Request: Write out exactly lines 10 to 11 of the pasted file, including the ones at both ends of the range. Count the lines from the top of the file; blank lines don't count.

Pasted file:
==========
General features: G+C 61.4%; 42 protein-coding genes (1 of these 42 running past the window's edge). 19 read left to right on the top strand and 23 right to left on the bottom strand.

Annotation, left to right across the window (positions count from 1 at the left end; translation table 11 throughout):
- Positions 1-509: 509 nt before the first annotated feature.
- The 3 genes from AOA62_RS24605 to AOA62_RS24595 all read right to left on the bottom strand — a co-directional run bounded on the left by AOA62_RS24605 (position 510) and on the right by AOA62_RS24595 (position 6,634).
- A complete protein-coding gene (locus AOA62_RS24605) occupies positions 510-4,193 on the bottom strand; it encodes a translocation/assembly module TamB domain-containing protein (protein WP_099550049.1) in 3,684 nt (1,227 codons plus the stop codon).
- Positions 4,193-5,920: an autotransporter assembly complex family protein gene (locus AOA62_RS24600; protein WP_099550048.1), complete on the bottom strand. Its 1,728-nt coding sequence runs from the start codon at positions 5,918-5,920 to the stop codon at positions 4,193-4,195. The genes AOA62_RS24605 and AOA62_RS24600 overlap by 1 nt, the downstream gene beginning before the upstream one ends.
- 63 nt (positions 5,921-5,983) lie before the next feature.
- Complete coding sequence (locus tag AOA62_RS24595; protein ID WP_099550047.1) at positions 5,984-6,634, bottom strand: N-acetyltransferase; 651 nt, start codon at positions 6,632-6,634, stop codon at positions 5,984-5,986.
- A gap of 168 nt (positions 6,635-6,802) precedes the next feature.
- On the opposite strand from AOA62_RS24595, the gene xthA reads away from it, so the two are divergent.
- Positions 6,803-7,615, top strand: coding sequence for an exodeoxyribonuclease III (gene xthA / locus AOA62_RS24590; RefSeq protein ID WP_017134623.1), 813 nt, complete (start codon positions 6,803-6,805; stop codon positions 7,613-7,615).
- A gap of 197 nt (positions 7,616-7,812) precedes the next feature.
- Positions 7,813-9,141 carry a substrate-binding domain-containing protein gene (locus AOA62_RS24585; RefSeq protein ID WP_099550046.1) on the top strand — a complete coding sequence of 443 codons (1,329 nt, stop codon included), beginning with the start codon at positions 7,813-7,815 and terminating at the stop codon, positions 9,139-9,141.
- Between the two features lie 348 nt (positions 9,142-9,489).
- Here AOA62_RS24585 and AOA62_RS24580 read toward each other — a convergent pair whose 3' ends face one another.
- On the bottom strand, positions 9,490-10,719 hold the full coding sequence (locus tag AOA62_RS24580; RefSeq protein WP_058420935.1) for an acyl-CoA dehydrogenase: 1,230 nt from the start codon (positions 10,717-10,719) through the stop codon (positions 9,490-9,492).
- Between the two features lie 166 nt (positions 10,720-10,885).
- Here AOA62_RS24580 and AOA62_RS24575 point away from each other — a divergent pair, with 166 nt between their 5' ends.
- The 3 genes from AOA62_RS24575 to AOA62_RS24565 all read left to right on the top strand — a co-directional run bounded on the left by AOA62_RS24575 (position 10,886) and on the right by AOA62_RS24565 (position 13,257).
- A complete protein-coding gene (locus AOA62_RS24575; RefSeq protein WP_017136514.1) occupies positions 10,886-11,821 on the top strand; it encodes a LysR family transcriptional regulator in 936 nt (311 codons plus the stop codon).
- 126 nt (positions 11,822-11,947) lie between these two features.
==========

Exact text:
- On the opposite strand from AOA62_RS24595, the gene xthA reads away from it, so the two are divergent.
- Positions 6,803-7,615, top strand: coding sequence for an exodeoxyribonuclease III (gene xthA / locus AOA62_RS24590; RefSeq protein ID WP_017134623.1), 813 nt, complete (start codon positions 6,803-6,805; stop codon positions 7,613-7,615).